A content upgrade is simply a lead magnet that relates to an existing article and delivers extended information and value in exchange for contact information. They look like this:

The highlighted box is an example of a content upgrade

Content upgrades are laser-focused on the reader’s interests. If someone were reading an article about DIY whiteboard explainer videos, then a checklist containing useful resources about video design would make an excellent content upgrade. Or if they’re viewing an article titled “5 Google Analytics hacks” then the content upgrade may offer “Download these 3 super-powerful hacks that have been a secret until now.” You’ll then ask for name and email and in return they get a PDF containing those 3 hacks.

Consult Google Analytics and identify your most popular posts. Next, think of a way to enhance the informational value of the post by including a content upgrade at the end.

If you add a unique content upgrade to a handful of your best posts, you’ll dramatically grow your list. If you can aim for a 5% conversion rate, this can have a big impact on your email subscriber list.

2. Leverage Instagram

Thanks to the rapid rise of mobile internet access in recent years, photo-sharing platforms are more popular than ever before.

Marketers are very aware of this trend. According to Emarketer, 70.7% of US businesses are now using Instagram, compared to just 48.8% in 2016.

In my opinion, Instagram is a great platform for engaging your audience with compelling imagery, but it’s also extremely useful for converting your audience into email subscribers.

The following Instagram tactic is ridiculously simple, yet underutilized.

Instead of using your Instagram bio to link to your homepage, link to a landing page containing a lead magnet that users can download in exchange for contact details.

It’s important that your lead magnet is something that provides genuine value to your audience. Hopefully you’ve done some buyer persona research and know exactly what frustrations and pain points people have – so you can offer a solution with a free ebook.

Given Instagram’s significant mobile user base, it’s important to ensure your landing page is optimized for all devices.

Next, visit the Instagram pages of competing brands in your niche (or any accounts that would have followers who would be interested in your brand) and start following everyone who leaves positive comments.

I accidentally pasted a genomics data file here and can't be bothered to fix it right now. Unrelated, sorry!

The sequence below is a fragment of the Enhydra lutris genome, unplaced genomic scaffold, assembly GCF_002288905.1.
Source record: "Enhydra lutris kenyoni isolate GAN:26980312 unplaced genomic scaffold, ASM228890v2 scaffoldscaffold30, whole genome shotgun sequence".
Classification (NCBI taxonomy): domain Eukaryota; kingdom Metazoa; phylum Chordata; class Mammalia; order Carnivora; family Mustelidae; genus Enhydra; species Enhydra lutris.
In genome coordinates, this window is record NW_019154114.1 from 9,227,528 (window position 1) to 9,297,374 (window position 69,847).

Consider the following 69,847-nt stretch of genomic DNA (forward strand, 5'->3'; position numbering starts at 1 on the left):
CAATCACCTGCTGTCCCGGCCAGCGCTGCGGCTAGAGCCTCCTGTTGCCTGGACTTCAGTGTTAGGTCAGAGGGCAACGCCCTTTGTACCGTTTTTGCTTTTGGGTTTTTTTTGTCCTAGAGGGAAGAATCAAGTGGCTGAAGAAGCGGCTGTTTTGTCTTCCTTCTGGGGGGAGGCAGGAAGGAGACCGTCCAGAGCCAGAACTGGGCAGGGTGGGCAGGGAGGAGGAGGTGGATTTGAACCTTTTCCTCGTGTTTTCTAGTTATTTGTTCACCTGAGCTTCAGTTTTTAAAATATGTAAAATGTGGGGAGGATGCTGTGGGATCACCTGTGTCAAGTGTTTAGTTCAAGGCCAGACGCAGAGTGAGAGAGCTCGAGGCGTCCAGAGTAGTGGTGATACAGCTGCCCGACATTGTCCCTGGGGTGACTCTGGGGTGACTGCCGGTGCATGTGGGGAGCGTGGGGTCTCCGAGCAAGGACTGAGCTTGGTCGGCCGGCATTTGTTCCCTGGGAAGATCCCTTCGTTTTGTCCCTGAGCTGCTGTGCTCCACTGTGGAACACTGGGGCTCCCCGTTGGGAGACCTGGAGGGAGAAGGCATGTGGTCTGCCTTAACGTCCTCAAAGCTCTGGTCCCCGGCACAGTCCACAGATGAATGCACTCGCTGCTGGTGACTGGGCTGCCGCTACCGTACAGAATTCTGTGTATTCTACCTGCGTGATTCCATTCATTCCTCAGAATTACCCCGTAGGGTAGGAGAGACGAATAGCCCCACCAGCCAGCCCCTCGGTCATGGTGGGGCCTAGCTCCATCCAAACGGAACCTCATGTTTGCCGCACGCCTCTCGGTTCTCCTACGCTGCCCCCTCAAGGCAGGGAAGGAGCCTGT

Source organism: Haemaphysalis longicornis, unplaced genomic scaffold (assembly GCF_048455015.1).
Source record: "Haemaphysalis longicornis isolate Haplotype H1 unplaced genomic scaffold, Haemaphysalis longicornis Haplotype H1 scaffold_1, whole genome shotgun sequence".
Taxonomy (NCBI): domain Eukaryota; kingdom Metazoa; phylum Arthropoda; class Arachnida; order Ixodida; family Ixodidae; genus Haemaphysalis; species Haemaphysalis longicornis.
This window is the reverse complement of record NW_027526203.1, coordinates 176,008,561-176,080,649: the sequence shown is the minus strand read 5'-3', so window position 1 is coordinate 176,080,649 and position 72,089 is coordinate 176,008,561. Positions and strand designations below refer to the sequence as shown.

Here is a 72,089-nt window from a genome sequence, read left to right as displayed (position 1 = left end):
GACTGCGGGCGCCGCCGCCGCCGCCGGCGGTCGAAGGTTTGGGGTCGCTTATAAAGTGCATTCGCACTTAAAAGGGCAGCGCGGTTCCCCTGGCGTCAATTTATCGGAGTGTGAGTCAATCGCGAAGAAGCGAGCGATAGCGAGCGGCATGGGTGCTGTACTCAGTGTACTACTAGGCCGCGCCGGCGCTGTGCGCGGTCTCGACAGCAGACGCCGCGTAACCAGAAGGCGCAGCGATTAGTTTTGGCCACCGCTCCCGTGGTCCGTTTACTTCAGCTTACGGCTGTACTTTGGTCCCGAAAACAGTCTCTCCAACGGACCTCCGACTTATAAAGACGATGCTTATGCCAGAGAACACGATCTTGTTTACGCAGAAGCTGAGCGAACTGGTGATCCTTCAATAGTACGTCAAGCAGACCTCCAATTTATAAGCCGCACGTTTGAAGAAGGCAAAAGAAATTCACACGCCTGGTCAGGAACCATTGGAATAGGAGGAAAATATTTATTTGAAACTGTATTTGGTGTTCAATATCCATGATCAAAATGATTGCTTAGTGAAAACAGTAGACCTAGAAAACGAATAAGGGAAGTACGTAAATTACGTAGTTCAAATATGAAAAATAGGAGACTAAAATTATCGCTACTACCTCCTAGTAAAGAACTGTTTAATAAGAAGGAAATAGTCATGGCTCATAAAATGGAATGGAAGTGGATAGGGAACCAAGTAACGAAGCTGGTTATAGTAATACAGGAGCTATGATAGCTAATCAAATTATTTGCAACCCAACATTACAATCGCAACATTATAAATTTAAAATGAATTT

A percentage of people who you follow will follow you back. If you spend several hours per day doing this and you’re regularly posting high quality images to keep people engaged, you will notice a consistent stream of Instagram users clicking through to your landing page and hopefully, converting.

3. Retargeting

If someone arrives on your website and doesn’t make a purchase or subscribe to your email list, it’s easy to assume that they’re simply not interested in what you have to offer.

In my experience, this is often not the case.

We’re living in a world of perpetual distractions, and there are millions of reasons why a person wouldn’t engage with your site on their first visit. For instance, I notice that conversions are very low during the night hours, yet if the same person arrived on my website during the afternoon, they’d be much more likely to sign up to my list.

Fortunately, you can use Facebook retargeting to reconnect with these lost visitors and give them a second chance at subscribing to your list.

First, you will need to create a pixel in Facebook ads manager.

Next, install this code onto your site so that you can track the interactions and movements of your visitors.

Next, click on the “Audiences” tab in ads manager and create a new custom audience.

I recommend creating one audience for all website visitors, then a separate audience for all the people who have visited your lead magnet landing page but who haven’t converted.